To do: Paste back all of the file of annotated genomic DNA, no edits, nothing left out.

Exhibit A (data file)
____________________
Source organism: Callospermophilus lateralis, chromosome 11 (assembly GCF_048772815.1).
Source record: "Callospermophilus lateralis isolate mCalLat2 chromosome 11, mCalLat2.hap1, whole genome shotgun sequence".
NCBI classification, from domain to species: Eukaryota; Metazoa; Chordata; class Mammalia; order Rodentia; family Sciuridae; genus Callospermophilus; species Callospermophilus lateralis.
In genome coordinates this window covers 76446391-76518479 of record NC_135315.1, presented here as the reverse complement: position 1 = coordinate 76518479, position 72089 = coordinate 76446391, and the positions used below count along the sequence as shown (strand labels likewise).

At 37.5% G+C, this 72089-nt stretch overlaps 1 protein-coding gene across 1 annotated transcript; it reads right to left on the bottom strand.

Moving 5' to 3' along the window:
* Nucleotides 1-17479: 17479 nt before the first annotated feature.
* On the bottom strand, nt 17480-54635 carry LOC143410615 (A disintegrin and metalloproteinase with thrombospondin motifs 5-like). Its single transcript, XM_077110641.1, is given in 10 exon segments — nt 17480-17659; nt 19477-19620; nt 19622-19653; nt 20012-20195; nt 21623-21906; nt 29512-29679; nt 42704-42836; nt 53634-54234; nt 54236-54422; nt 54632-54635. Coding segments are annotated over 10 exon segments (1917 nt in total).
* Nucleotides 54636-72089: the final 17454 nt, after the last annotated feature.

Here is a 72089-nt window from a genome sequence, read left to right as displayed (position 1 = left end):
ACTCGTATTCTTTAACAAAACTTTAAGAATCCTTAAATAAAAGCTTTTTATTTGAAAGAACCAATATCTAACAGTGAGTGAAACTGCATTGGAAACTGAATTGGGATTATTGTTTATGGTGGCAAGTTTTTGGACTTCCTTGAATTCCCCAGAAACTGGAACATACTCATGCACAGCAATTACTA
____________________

Source organism: Callospermophilus lateralis, chromosome 11 (assembly GCF_048772815.1).
Source record: "Callospermophilus lateralis isolate mCalLat2 chromosome 11, mCalLat2.hap1, whole genome shotgun sequence".
NCBI classification, from domain to species: Eukaryota; Metazoa; Chordata; class Mammalia; order Rodentia; family Sciuridae; genus Callospermophilus; species Callospermophilus lateralis.
In genome coordinates this window covers 76446391-76518479 of record NC_135315.1, presented here as the reverse complement: position 1 = coordinate 76518479, position 72089 = coordinate 76446391, and the positions used below count along the sequence as shown (strand labels likewise).

At 37.5% G+C, this 72089-nt stretch overlaps 1 protein-coding gene across 1 annotated transcript; it reads right to left on the bottom strand.

Moving 5' to 3' along the window:
* Nucleotides 1-17479: 17479 nt before the first annotated feature.
* On the bottom strand, nt 17480-54635 carry LOC143410615 (A disintegrin and metalloproteinase with thrombospondin motifs 5-like). Its single transcript, XM_077110641.1, is given in 10 exon segments — nt 17480-17659; nt 19477-19620; nt 19622-19653; nt 20012-20195; nt 21623-21906; nt 29512-29679; nt 42704-42836; nt 53634-54234; nt 54236-54422; nt 54632-54635. Coding segments are annotated over 10 exon segments (1917 nt in total).
* Nucleotides 54636-72089: the final 17454 nt, after the last annotated feature.

Here is a 72089-nt window from a genome sequence, read left to right as displayed (position 1 = left end):
ACTCGTATTCTTTAACAAAACTTTAAGAATCCTTAAATAAAAGCTTTTTATTTGAAAGAACCAATATCTAACAGTGAGTGAAACTGCATTGGAAACTGAATTGGGATTATTGTTTATGGTGGCAAGTTTTTGGACTTCCTTGAATTCCCCAGAAACTGGAACATACTCATGCACAGCAATTACTA